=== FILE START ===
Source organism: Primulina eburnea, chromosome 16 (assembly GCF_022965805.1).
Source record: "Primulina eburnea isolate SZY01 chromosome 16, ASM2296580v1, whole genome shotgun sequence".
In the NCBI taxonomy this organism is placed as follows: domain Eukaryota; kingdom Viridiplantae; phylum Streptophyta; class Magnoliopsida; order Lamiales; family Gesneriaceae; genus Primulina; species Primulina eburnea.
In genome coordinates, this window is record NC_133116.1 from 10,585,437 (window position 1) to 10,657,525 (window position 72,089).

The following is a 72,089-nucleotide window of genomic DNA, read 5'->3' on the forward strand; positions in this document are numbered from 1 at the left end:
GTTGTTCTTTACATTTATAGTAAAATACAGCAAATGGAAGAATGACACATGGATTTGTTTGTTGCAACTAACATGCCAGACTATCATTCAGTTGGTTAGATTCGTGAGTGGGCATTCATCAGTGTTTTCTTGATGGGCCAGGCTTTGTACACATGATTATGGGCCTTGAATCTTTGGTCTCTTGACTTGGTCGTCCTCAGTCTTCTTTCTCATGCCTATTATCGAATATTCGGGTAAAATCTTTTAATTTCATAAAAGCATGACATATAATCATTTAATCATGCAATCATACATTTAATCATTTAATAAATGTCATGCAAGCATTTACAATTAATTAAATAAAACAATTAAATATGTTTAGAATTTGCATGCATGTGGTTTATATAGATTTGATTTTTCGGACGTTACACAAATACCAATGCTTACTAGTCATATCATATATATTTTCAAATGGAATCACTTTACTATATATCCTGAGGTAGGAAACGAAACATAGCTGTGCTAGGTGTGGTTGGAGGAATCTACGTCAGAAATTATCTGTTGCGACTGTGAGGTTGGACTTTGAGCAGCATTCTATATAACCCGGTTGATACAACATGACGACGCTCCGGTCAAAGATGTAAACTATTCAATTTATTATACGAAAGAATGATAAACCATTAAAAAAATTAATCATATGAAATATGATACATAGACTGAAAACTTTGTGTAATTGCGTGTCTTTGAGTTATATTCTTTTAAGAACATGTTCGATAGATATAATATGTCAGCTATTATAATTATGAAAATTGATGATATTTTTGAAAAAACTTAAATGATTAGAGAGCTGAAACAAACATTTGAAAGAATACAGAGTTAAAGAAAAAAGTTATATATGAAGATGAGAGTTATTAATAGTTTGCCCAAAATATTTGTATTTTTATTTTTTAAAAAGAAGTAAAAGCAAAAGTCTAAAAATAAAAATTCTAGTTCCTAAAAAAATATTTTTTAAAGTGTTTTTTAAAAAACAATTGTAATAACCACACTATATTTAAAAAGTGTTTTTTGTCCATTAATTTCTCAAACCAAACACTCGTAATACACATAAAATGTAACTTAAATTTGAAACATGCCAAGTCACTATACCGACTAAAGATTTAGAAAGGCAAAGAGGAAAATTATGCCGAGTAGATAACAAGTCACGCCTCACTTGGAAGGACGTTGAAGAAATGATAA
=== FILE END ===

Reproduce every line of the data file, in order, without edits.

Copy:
Source organism: Primulina eburnea, chromosome 16 (assembly GCF_022965805.1).
Source record: "Primulina eburnea isolate SZY01 chromosome 16, ASM2296580v1, whole genome shotgun sequence".
In the NCBI taxonomy this organism is placed as follows: domain Eukaryota; kingdom Viridiplantae; phylum Streptophyta; class Magnoliopsida; order Lamiales; family Gesneriaceae; genus Primulina; species Primulina eburnea.
In genome coordinates, this window is record NC_133116.1 from 10,585,437 (window position 1) to 10,657,525 (window position 72,089).

The following is a 72,089-nucleotide window of genomic DNA, read 5'->3' on the forward strand; positions in this document are numbered from 1 at the left end:
GTTGTTCTTTACATTTATAGTAAAATACAGCAAATGGAAGAATGACACATGGATTTGTTTGTTGCAACTAACATGCCAGACTATCATTCAGTTGGTTAGATTCGTGAGTGGGCATTCATCAGTGTTTTCTTGATGGGCCAGGCTTTGTACACATGATTATGGGCCTTGAATCTTTGGTCTCTTGACTTGGTCGTCCTCAGTCTTCTTTCTCATGCCTATTATCGAATATTCGGGTAAAATCTTTTAATTTCATAAAAGCATGACATATAATCATTTAATCATGCAATCATACATTTAATCATTTAATAAATGTCATGCAAGCATTTACAATTAATTAAATAAAACAATTAAATATGTTTAGAATTTGCATGCATGTGGTTTATATAGATTTGATTTTTCGGACGTTACACAAATACCAATGCTTACTAGTCATATCATATATATTTTCAAATGGAATCACTTTACTATATATCCTGAGGTAGGAAACGAAACATAGCTGTGCTAGGTGTGGTTGGAGGAATCTACGTCAGAAATTATCTGTTGCGACTGTGAGGTTGGACTTTGAGCAGCATTCTATATAACCCGGTTGATACAACATGACGACGCTCCGGTCAAAGATGTAAACTATTCAATTTATTATACGAAAGAATGATAAACCATTAAAAAAATTAATCATATGAAATATGATACATAGACTGAAAACTTTGTGTAATTGCGTGTCTTTGAGTTATATTCTTTTAAGAACATGTTCGATAGATATAATATGTCAGCTATTATAATTATGAAAATTGATGATATTTTTGAAAAAACTTAAATGATTAGAGAGCTGAAACAAACATTTGAAAGAATACAGAGTTAAAGAAAAAAGTTATATATGAAGATGAGAGTTATTAATAGTTTGCCCAAAATATTTGTATTTTTATTTTTTAAAAAGAAGTAAAAGCAAAAGTCTAAAAATAAAAATTCTAGTTCCTAAAAAAATATTTTTTAAAGTGTTTTTTAAAAAACAATTGTAATAACCACACTATATTTAAAAAGTGTTTTTTGTCCATTAATTTCTCAAACCAAACACTCGTAATACACATAAAATGTAACTTAAATTTGAAACATGCCAAGTCACTATACCGACTAAAGATTTAGAAAGGCAAAGAGGAAAATTATGCCGAGTAGATAACAAGTCACGCCTCACTTGGAAGGACGTTGAAGAAATGATAA